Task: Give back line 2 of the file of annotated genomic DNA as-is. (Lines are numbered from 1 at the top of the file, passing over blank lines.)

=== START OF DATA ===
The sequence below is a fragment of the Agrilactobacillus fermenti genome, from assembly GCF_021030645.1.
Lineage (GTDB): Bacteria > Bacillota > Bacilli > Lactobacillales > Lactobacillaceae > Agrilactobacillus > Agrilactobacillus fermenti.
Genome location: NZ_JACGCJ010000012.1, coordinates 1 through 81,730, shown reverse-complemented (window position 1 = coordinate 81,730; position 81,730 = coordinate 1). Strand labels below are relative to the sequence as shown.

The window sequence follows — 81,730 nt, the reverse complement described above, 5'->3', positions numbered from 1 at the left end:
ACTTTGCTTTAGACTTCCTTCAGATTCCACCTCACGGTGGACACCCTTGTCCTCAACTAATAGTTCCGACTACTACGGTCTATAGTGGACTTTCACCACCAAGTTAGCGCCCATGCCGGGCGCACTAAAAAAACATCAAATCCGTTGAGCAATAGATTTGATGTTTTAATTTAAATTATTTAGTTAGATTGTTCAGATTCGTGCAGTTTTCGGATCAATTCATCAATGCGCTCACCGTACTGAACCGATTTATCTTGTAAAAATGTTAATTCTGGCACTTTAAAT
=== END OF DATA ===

Lineage (GTDB): Bacteria > Bacillota > Bacilli > Lactobacillales > Lactobacillaceae > Agrilactobacillus > Agrilactobacillus fermenti.